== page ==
How do you think it looks to your friends and family when you come to a food-centered function and complain about the food or simply choose not to eat? What about if you bring your own foods instead? (I’m not talking about merely preparing a real food dish to bring to a potluck. That’s perfectly acceptable!)
It makes you look rude and self-righteous! Unless you have an allergy to a particular food, eating your old SAD favorites a few times a year so that you don’t insult your grandma is NOT a big deal. Get over it!
Regardless of your commitment to eating clean, think about how your behavior affects those people you want to reach with your real food message. If living a real food lifestyle is deemed too restrictive, you will never convince your friends and family to begin the journey. Show them that you can enjoy a meal with them without fretting over the ingredients.
(Of course, common sense must prevail. If you have an allergy, or if eating a certain food will force you to spend the next day keeping really close to the bathroom, don’t eat that food!)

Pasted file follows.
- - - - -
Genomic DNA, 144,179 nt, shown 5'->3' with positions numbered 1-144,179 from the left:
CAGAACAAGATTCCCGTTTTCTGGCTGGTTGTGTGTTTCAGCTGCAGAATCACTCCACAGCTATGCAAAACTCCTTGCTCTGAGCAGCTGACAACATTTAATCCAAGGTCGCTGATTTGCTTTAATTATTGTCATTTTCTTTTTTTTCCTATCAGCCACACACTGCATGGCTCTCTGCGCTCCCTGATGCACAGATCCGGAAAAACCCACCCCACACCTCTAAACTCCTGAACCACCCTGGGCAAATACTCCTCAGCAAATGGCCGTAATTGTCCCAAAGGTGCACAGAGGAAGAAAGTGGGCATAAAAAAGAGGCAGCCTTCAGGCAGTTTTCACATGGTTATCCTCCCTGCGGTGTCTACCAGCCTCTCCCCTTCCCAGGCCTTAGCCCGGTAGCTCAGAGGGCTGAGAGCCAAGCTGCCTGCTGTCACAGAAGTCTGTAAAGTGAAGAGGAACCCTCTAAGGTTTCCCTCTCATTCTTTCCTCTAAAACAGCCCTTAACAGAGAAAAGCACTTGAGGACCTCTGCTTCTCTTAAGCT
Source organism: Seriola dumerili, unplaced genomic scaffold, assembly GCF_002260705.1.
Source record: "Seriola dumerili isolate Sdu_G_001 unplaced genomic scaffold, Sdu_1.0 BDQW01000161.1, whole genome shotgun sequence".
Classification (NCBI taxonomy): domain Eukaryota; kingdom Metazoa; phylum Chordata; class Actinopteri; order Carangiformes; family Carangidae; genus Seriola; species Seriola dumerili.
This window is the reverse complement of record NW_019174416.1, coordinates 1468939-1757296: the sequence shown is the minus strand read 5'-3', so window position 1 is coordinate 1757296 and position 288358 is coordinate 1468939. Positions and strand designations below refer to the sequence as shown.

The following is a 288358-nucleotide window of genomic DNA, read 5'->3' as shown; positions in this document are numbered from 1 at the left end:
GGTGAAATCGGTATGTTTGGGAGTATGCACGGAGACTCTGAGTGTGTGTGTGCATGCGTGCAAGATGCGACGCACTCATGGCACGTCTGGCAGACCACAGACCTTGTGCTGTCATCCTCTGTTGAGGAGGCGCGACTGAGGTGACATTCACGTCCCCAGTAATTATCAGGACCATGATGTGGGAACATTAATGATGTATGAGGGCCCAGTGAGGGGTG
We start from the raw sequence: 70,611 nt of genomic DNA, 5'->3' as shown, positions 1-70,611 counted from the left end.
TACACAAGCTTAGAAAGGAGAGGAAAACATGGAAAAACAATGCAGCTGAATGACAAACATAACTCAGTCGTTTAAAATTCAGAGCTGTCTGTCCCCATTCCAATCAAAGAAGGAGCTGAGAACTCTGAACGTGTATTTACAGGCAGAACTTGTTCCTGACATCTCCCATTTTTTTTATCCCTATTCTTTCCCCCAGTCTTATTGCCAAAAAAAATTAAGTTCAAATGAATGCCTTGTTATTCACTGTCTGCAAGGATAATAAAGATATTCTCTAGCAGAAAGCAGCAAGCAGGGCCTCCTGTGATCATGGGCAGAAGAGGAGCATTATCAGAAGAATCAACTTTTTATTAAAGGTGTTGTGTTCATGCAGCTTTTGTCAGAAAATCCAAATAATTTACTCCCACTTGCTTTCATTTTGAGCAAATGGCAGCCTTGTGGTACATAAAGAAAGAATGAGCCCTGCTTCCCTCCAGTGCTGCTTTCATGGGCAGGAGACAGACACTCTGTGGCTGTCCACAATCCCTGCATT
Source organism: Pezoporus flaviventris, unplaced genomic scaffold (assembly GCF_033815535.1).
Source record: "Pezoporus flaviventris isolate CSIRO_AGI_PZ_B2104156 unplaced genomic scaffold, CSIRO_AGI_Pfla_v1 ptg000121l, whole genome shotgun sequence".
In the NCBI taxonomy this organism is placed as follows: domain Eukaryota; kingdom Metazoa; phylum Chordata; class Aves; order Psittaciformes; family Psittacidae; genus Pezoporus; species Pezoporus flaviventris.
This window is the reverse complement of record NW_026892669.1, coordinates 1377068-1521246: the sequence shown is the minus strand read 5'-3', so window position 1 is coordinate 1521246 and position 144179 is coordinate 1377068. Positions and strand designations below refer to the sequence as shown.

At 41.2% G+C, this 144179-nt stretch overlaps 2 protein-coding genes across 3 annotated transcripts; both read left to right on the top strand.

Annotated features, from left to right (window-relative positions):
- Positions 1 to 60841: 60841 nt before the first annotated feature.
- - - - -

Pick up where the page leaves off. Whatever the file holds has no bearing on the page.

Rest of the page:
Be relaxed, tell others about the 80/20 philosophy and show them just how simple and how incredibly non-restrictive a real food way of life actually is.
3. Lead By Example
If you think you will lose 100 pounds by going Paleo, then by all means, go Paleo! But don’t tell anyone. Just do it. When you’ve done it and people start to ask how you did it, tell them: Ta da! PALEO!
Until you’ve gotten results from your real food diet, you really have no place teaching others about the power of real food. Until it has actually worked for you, don’t talk about it.
As I’ve lost nearly 50 pounds, gotten off all of my medications and gone from being a sick, fatigued stay-at-home mom to a vibrant, energetic working mom, people have noticed. No one except my husband knew what I was attempting, but everyone wanted to know how I did it once the weight started falling off and I was able to pull my personality from under the rubble of fat and fatigue.